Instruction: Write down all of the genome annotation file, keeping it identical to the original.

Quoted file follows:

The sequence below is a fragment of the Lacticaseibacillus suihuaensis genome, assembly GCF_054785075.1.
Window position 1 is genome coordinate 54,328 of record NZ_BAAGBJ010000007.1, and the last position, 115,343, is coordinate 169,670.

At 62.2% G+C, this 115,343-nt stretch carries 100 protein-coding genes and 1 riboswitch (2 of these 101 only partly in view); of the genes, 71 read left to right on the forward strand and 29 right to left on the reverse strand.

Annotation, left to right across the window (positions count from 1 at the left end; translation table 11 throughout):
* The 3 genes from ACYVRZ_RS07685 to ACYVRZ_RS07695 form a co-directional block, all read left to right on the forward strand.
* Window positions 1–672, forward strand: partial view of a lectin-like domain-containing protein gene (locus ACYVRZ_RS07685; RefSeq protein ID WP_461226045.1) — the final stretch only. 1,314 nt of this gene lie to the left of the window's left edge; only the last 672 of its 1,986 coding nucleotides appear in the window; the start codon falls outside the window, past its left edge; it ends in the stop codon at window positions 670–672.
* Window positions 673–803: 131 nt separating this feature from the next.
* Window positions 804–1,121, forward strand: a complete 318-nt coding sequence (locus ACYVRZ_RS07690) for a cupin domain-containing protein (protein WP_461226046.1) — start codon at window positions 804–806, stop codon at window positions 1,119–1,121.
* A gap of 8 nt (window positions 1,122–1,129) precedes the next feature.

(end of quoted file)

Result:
The sequence below is a fragment of the Lacticaseibacillus suihuaensis genome, assembly GCF_054785075.1.
Window position 1 is genome coordinate 54,328 of record NZ_BAAGBJ010000007.1, and the last position, 115,343, is coordinate 169,670.

At 62.2% G+C, this 115,343-nt stretch carries 100 protein-coding genes and 1 riboswitch (2 of these 101 only partly in view); of the genes, 71 read left to right on the forward strand and 29 right to left on the reverse strand.

Annotation, left to right across the window (positions count from 1 at the left end; translation table 11 throughout):
* The 3 genes from ACYVRZ_RS07685 to ACYVRZ_RS07695 form a co-directional block, all read left to right on the forward strand.
* Window positions 1–672, forward strand: partial view of a lectin-like domain-containing protein gene (locus ACYVRZ_RS07685; RefSeq protein ID WP_461226045.1) — the final stretch only. 1,314 nt of this gene lie to the left of the window's left edge; only the last 672 of its 1,986 coding nucleotides appear in the window; the start codon falls outside the window, past its left edge; it ends in the stop codon at window positions 670–672.
* Window positions 673–803: 131 nt separating this feature from the next.
* Window positions 804–1,121, forward strand: a complete 318-nt coding sequence (locus ACYVRZ_RS07690) for a cupin domain-containing protein (protein WP_461226046.1) — start codon at window positions 804–806, stop codon at window positions 1,119–1,121.
* A gap of 8 nt (window positions 1,122–1,129) precedes the next feature.